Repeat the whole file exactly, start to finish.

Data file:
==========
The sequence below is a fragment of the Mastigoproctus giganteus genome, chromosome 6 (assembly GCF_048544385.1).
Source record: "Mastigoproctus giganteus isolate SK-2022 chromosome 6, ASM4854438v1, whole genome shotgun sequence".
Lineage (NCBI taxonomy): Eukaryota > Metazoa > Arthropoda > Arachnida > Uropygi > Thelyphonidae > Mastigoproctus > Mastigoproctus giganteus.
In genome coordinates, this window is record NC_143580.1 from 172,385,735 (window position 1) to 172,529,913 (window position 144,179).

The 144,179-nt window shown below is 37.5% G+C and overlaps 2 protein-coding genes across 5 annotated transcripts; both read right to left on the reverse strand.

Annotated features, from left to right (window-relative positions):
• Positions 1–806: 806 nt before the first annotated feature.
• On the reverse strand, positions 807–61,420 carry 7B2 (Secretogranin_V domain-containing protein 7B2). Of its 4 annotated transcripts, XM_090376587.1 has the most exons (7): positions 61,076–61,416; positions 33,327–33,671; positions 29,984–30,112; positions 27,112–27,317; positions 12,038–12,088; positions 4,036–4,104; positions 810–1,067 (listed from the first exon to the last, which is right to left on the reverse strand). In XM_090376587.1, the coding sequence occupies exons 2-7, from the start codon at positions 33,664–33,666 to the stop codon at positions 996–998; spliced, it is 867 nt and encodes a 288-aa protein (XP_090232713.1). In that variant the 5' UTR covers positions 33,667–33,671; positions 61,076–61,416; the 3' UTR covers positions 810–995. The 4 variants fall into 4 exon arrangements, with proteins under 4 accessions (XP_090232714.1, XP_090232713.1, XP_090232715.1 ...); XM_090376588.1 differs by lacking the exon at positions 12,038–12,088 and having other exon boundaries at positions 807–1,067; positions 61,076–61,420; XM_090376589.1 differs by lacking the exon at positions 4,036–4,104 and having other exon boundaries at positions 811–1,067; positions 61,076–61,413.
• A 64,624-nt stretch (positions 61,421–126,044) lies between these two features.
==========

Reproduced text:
The sequence below is a fragment of the Mastigoproctus giganteus genome, chromosome 6 (assembly GCF_048544385.1).
Source record: "Mastigoproctus giganteus isolate SK-2022 chromosome 6, ASM4854438v1, whole genome shotgun sequence".
Lineage (NCBI taxonomy): Eukaryota > Metazoa > Arthropoda > Arachnida > Uropygi > Thelyphonidae > Mastigoproctus > Mastigoproctus giganteus.
In genome coordinates, this window is record NC_143580.1 from 172,385,735 (window position 1) to 172,529,913 (window position 144,179).

The 144,179-nt window shown below is 37.5% G+C and overlaps 2 protein-coding genes across 5 annotated transcripts; both read right to left on the reverse strand.

Annotated features, from left to right (window-relative positions):
• Positions 1–806: 806 nt before the first annotated feature.
• On the reverse strand, positions 807–61,420 carry 7B2 (Secretogranin_V domain-containing protein 7B2). Of its 4 annotated transcripts, XM_090376587.1 has the most exons (7): positions 61,076–61,416; positions 33,327–33,671; positions 29,984–30,112; positions 27,112–27,317; positions 12,038–12,088; positions 4,036–4,104; positions 810–1,067 (listed from the first exon to the last, which is right to left on the reverse strand). In XM_090376587.1, the coding sequence occupies exons 2-7, from the start codon at positions 33,664–33,666 to the stop codon at positions 996–998; spliced, it is 867 nt and encodes a 288-aa protein (XP_090232713.1). In that variant the 5' UTR covers positions 33,667–33,671; positions 61,076–61,416; the 3' UTR covers positions 810–995. The 4 variants fall into 4 exon arrangements, with proteins under 4 accessions (XP_090232714.1, XP_090232713.1, XP_090232715.1 ...); XM_090376588.1 differs by lacking the exon at positions 12,038–12,088 and having other exon boundaries at positions 807–1,067; positions 61,076–61,420; XM_090376589.1 differs by lacking the exon at positions 4,036–4,104 and having other exon boundaries at positions 811–1,067; positions 61,076–61,413.
• A 64,624-nt stretch (positions 61,421–126,044) lies between these two features.